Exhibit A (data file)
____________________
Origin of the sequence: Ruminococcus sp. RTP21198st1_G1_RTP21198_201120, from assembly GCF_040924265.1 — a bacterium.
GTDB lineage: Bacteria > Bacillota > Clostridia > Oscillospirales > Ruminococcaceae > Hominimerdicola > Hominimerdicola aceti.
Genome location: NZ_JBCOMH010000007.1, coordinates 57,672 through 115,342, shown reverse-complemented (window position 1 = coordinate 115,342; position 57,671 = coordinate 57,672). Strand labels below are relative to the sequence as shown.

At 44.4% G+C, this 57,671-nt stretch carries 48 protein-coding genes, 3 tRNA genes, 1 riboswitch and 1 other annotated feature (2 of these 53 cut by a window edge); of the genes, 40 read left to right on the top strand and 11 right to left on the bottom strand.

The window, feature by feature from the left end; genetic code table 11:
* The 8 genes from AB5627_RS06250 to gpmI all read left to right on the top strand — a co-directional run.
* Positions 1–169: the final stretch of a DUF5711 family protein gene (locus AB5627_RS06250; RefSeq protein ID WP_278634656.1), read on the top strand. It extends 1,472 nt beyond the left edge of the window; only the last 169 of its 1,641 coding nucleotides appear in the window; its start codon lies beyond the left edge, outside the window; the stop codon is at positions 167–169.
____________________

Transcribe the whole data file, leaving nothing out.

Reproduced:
Origin of the sequence: Ruminococcus sp. RTP21198st1_G1_RTP21198_201120, from assembly GCF_040924265.1 — a bacterium.
GTDB lineage: Bacteria > Bacillota > Clostridia > Oscillospirales > Ruminococcaceae > Hominimerdicola > Hominimerdicola aceti.
Genome location: NZ_JBCOMH010000007.1, coordinates 57,672 through 115,342, shown reverse-complemented (window position 1 = coordinate 115,342; position 57,671 = coordinate 57,672). Strand labels below are relative to the sequence as shown.

At 44.4% G+C, this 57,671-nt stretch carries 48 protein-coding genes, 3 tRNA genes, 1 riboswitch and 1 other annotated feature (2 of these 53 cut by a window edge); of the genes, 40 read left to right on the top strand and 11 right to left on the bottom strand.

The window, feature by feature from the left end; genetic code table 11:
* The 8 genes from AB5627_RS06250 to gpmI all read left to right on the top strand — a co-directional run.
* Positions 1–169: the final stretch of a DUF5711 family protein gene (locus AB5627_RS06250; RefSeq protein ID WP_278634656.1), read on the top strand. It extends 1,472 nt beyond the left edge of the window; only the last 169 of its 1,641 coding nucleotides appear in the window; its start codon lies beyond the left edge, outside the window; the stop codon is at positions 167–169.